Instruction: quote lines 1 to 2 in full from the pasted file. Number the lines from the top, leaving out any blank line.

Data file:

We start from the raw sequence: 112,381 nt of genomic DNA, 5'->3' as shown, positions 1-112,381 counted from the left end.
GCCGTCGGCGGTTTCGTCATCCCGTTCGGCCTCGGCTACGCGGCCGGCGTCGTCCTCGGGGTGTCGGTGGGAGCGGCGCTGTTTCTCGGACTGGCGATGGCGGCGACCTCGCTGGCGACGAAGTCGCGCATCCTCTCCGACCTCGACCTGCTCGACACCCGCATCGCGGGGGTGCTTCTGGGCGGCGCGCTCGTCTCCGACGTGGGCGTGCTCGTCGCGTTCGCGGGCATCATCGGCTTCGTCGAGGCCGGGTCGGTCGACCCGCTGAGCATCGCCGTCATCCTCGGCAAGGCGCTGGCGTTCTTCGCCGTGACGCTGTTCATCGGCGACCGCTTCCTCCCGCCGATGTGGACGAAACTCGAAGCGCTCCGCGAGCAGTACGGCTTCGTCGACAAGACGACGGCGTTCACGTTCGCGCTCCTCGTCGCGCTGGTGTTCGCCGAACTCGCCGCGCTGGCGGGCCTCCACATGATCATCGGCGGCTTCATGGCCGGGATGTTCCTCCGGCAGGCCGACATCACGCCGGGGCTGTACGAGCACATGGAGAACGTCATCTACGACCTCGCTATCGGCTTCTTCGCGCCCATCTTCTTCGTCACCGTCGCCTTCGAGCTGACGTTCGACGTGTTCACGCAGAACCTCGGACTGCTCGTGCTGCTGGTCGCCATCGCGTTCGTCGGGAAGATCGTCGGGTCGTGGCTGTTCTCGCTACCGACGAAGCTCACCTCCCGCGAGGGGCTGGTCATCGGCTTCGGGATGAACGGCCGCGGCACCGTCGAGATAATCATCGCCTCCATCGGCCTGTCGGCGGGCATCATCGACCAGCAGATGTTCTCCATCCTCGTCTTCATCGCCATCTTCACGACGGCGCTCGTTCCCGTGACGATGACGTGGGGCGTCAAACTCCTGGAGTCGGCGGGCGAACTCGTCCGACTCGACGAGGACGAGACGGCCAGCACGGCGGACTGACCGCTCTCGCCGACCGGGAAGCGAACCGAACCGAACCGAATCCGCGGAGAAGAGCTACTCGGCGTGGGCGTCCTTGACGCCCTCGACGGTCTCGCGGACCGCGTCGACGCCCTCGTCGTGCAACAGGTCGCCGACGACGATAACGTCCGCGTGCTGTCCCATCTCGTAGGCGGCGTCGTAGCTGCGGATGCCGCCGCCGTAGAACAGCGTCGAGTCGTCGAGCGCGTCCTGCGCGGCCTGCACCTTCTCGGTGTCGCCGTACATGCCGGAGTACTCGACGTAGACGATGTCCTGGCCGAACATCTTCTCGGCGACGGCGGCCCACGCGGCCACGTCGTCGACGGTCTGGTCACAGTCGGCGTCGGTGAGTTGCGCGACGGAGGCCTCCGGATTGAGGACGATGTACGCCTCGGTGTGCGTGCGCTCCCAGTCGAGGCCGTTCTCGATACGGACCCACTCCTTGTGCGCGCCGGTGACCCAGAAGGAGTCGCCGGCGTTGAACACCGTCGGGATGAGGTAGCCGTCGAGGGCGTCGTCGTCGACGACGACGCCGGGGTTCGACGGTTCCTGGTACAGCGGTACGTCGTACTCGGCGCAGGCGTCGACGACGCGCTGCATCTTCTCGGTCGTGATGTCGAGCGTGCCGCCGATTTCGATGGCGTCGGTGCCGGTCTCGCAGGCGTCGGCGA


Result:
We start from the raw sequence: 112,381 nt of genomic DNA, 5'->3' as shown, positions 1-112,381 counted from the left end.
GCCGTCGGCGGTTTCGTCATCCCGTTCGGCCTCGGCTACGCGGCCGGCGTCGTCCTCGGGGTGTCGGTGGGAGCGGCGCTGTTTCTCGGACTGGCGATGGCGGCGACCTCGCTGGCGACGAAGTCGCGCATCCTCTCCGACCTCGACCTGCTCGACACCCGCATCGCGGGGGTGCTTCTGGGCGGCGCGCTCGTCTCCGACGTGGGCGTGCTCGTCGCGTTCGCGGGCATCATCGGCTTCGTCGAGGCCGGGTCGGTCGACCCGCTGAGCATCGCCGTCATCCTCGGCAAGGCGCTGGCGTTCTTCGCCGTGACGCTGTTCATCGGCGACCGCTTCCTCCCGCCGATGTGGACGAAACTCGAAGCGCTCCGCGAGCAGTACGGCTTCGTCGACAAGACGACGGCGTTCACGTTCGCGCTCCTCGTCGCGCTGGTGTTCGCCGAACTCGCCGCGCTGGCGGGCCTCCACATGATCATCGGCGGCTTCATGGCCGGGATGTTCCTCCGGCAGGCCGACATCACGCCGGGGCTGTACGAGCACATGGAGAACGTCATCTACGACCTCGCTATCGGCTTCTTCGCGCCCATCTTCTTCGTCACCGTCGCCTTCGAGCTGACGTTCGACGTGTTCACGCAGAACCTCGGACTGCTCGTGCTGCTGGTCGCCATCGCGTTCGTCGGGAAGATCGTCGGGTCGTGGCTGTTCTCGCTACCGACGAAGCTCACCTCCCGCGAGGGGCTGGTCATCGGCTTCGGGATGAACGGCCGCGGCACCGTCGAGATAATCATCGCCTCCATCGGCCTGTCGGCGGGCATCATCGACCAGCAGATGTTCTCCATCCTCGTCTTCATCGCCATCTTCACGACGGCGCTCGTTCCCGTGACGATGACGTGGGGCGTCAAACTCCTGGAGTCGGCGGGCGAACTCGTCCGACTCGACGAGGACGAGACGGCCAGCACGGCGGACTGACCGCTCTCGCCGACCGGGAAGCGAACCGAACCGAACCGAATCCGCGGAGAAGAGCTACTCGGCGTGGGCGTCCTTGACGCCCTCGACGGTCTCGCGGACCGCGTCGACGCCCTCGTCGTGCAACAGGTCGCCGACGACGATAACGTCCGCGTGCTGTCCCATCTCGTAGGCGGCGTCGTAGCTGCGGATGCCGCCGCCGTAGAACAGCGTCGAGTCGTCGAGCGCGTCCTGCGCGGCCTGCACCTTCTCGGTGTCGCCGTACATGCCGGAGTACTCGACGTAGACGATGTCCTGGCCGAACATCTTCTCGGCGACGGCGGCCCACGCGGCCACGTCGTCGACGGTCTGGTCACAGTCGGCGTCGGTGAGTTGCGCGACGGAGGCCTCCGGATTGAGGACGATGTACGCCTCGGTGTGCGTGCGCTCCCAGTCGAGGCCGTTCTCGATACGGACCCACTCCTTGTGCGCGCCGGTGACCCAGAAGGAGTCGCCGGCGTTGAACACCGTCGGGATGAGGTAGCCGTCGAGGGCGTCGTCGTCGACGACGACGCCGGGGTTCGACGGTTCCTGGTACAGCGGTACGTCGTACTCGGCGCAGGCGTCGACGACGCGCTGCATCTTCTCGGTCGTGATGTCGAGCGTGCCGCCGATTTCGATGGCGTCGGTGCCGGTCTCGCAGGCGTCGGCGA